The Sky Valley Volunteers of America and a handful of community partners are starting up a food delivery program for seniors and others in need.

The local center’s director Calei Vaughn said essentially anyone who could benefit from the services will be fed. The first drop off is scheduled for Monday, Jan. 15, but only a few people have signed up.

“I know the need is huge,” Vaughn said.

She has heard estimates that there are hundreds of seniors living in remote areas of the Sky Valley who are no longer able to easily cook for themselves. The new program aiming to close that gap is called Sky Valley Elderly Nutrition Delivered (SEND).

The concept has been discussed for years, Vaughn said. She and resident Rosalyn Santerre, who runs the Gold Bar Farmers Market, decided right before the holiday season to finally put it together.

Vaughn said the hope is to establish a strong community network. That way if clients are in need other services, such as rides to pick up medications or appointments, those can be arranged; the dietary needs of individuals can be better addressed. That can include diabetes, high blood pressure, whether someone has access to a microwave or cooks on the stove, she said.

“We have all these questions, so we can really tailor based on information we receive,” she said.

Prepared meals will be a combination of food not served at the VOA’s Senior Center lunches, which are offered four days a week, Vaughn said. They will also come from community donations, including materials that can be used for packaging, she said.

The VOA will accept donations from grocery stores for the meals, Vaughn said. Businesses and individuals are invited to sponsor a senior, which equates to about $84 a week or $6 a meal to prepare and package.

Vaughn said the plan is to make deliveries twice a week. People will get meals for Monday, Tuesday and Wednesday on Monday and food for Thursday, Friday, Saturday and Sunday on Thursday. Participants can receive up to two packages a day for each day of the week, she said.

More and more older adults are experiencing food insecurity, according to the National Council on Aging. More than half of seniors struggling to get the proper nutrition are younger than 69, and almost one-third are disabled. Rates have risen 5.5 percent since 2001.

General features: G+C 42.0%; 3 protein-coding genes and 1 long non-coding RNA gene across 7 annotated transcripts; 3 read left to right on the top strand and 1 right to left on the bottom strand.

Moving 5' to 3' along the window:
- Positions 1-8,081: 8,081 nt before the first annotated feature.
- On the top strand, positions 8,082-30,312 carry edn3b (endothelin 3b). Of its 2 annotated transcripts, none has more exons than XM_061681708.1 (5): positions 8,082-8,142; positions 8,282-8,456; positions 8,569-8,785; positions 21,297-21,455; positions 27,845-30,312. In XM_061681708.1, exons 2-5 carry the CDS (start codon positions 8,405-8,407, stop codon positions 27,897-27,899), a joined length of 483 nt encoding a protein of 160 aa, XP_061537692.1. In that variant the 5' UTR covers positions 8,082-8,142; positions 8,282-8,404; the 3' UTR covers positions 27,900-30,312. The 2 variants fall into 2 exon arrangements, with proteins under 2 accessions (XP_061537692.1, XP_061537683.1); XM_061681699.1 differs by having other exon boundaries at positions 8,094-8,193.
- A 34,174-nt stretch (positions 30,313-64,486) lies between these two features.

“At the same time, the percentage of seniors facing the threat of hunger has more than doubled,” according to the organization.

Only three out of five seniors who qualify participate in the Supplemental Nutrition Assistance Program (SNAP). Mobility, technology and stigma are some of the barriers the elderly face, according to the NCOA.

Gold Bar’s Soup Ladies and Sultan and Monroe’s Masonic Lodge have already agreed to regularly support the program. The Gold Bar VFW post has offered the VOA use of its commercial kitchen. Volunteers will also deliver some of the meals and help build connections with clients. Commander Richard Caciola, who assumed the post this year, said the nonprofit agreed to help coordinate in part because of a renewed commitment to engagement.

“We definitely need to reach out to our community,” he said. “We need members, and we can’t get members if people don’t even know we are there...our community can benefit from what we have to offer, and it gives a lot of our people a sense of purpose to help others in our community.” 

Caciola said there is a group of mostly retired veterans ready to volunteer for programs like local events. He said many of those members plan to help “pound the pavement” to get the word out about the new food delivery. He said he hopes the VFW can help people feel as comfortable as possible in accepting the services. VFW volunteers can meet up with anyone who needs help applying, he said.

“We are not just dropping the meals off,” he said. “We will spend time with the people, give them some company and make sure they are doing okay.”

Vaughn said generally people who are low-income will qualify, although anyone who expresses a need likely won’t be turned away. At this point she is just aiming to assist as many people as resources allow.

To sign up, call the VOA at 360-793-2400.